OOP — Object Oriented Programming

By Karol Bocian | March 17, 2020

A good way to start object-oriented programming by analyzing the problem and designing a solution. A very helpful step (especially in maintaining high-quality software) is field modeling.


Object-oriented programming — a technique of creating computer programs using classes and objects that communicate with each other and invoke their methods.

Objects — software elements combining state (data) and behavior (methods).

Analysis — examination of a problem.

Object analysis — examination and classification of conceptual objects in a problem.

Design — creating a conceptual solution.

Object design — creating a conceptual solution based on objects, their responsibilities, communication between them, relations and dependencies.

Design patterns — common solutions to typical problems.

Domains model — reflecting parts of the real world and their dependencies.

Coupling — a measure of how many objects depend on each other.

Consistency — a measure of how much the methods of a given class are functionally related to each other.

Object-oriented domain modeling includes:

  • Conceptual classes — an object occurring in the modeled domain. They may correspond to nouns from the world description. When modeling, one should think about the real world, not software artifacts (e.g., a database).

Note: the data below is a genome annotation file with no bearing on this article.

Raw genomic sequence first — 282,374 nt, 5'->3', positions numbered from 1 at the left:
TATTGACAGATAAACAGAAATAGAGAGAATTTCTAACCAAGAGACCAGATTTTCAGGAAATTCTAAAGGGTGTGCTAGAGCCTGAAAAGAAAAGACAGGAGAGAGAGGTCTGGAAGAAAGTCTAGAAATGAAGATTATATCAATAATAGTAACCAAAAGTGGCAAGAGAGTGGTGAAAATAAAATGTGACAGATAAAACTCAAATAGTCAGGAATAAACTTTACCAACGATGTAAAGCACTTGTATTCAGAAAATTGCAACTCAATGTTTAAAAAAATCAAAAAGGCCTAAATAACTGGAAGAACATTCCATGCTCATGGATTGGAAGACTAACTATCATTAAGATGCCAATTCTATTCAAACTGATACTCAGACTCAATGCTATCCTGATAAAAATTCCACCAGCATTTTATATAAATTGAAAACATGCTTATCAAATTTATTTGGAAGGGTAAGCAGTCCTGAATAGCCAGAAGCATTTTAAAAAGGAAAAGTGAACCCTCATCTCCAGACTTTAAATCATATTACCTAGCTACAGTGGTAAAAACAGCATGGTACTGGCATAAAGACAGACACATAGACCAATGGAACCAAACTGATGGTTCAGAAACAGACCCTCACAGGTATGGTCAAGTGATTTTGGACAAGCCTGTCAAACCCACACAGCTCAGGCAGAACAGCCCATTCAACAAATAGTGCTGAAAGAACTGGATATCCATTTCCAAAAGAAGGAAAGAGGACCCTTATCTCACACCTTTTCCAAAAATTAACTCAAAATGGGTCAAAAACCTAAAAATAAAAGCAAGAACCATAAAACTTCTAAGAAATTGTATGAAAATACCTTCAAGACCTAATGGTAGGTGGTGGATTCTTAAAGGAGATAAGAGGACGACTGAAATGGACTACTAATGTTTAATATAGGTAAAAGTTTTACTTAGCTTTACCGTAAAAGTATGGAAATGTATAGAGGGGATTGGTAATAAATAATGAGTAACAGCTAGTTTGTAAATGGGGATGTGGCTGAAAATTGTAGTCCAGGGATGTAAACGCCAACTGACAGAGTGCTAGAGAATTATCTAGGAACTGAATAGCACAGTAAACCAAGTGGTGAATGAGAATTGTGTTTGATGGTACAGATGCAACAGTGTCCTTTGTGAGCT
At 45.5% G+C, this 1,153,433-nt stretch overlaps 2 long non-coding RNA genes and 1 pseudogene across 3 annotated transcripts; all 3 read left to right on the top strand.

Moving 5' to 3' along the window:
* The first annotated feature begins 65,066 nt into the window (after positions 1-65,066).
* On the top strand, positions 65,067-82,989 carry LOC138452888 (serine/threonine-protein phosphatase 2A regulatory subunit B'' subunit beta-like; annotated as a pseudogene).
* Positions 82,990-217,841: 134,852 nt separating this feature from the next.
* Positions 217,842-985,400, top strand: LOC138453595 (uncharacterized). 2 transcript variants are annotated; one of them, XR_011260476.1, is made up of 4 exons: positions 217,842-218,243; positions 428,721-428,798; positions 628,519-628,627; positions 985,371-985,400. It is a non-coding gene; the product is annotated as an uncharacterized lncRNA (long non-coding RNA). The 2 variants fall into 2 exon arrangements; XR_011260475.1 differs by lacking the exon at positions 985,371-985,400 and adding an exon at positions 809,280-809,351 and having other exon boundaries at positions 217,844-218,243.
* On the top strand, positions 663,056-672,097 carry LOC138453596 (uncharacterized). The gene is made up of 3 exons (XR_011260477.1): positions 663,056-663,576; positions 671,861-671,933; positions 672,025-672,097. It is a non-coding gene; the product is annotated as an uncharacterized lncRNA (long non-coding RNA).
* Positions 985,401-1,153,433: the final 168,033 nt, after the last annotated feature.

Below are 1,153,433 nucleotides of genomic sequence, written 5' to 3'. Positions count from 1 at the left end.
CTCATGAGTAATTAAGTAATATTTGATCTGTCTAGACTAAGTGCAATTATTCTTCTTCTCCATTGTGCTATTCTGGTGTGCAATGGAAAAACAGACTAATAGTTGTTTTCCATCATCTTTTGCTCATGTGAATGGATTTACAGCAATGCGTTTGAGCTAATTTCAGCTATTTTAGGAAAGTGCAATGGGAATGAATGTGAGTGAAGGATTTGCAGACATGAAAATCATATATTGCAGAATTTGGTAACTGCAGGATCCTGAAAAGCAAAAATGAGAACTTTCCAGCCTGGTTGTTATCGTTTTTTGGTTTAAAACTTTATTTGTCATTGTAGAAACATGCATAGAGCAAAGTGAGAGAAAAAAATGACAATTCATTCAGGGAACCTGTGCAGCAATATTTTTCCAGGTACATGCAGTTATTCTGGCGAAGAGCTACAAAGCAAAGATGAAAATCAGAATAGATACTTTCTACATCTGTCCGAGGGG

• Links — these are relationships between classes. They may correspond to verbs from the description of the world. Relationships between classes are determined by sentences, e.g. John (class Person) lives at an address (class Address).
  • Size — the attribute of the link. It specifies the number of copies of a class A linked to one copy of class B.
  • Attributes — describes copies of conceptual classes. Problems:
    • The attribute (class field) can be a different class (e.g. in Person we can give the fields Street, House No. and we can give the class Address, which will contain these fields) or the attribute of another class (e.g. number is the attribute of Place and not Ticket).
    • Attributes are values of basic types (otherwise they are conceptual classes).

The order of object-oriented domain modeling:

  • The classification of objects.
  • Consideration of relationships between classes.
  • Classification of class attributes.

It is worth taking care of high-class consistency and should not be afraid to create auxiliary classes.

All posts from mini project: Learn SOLID and OOP principles:



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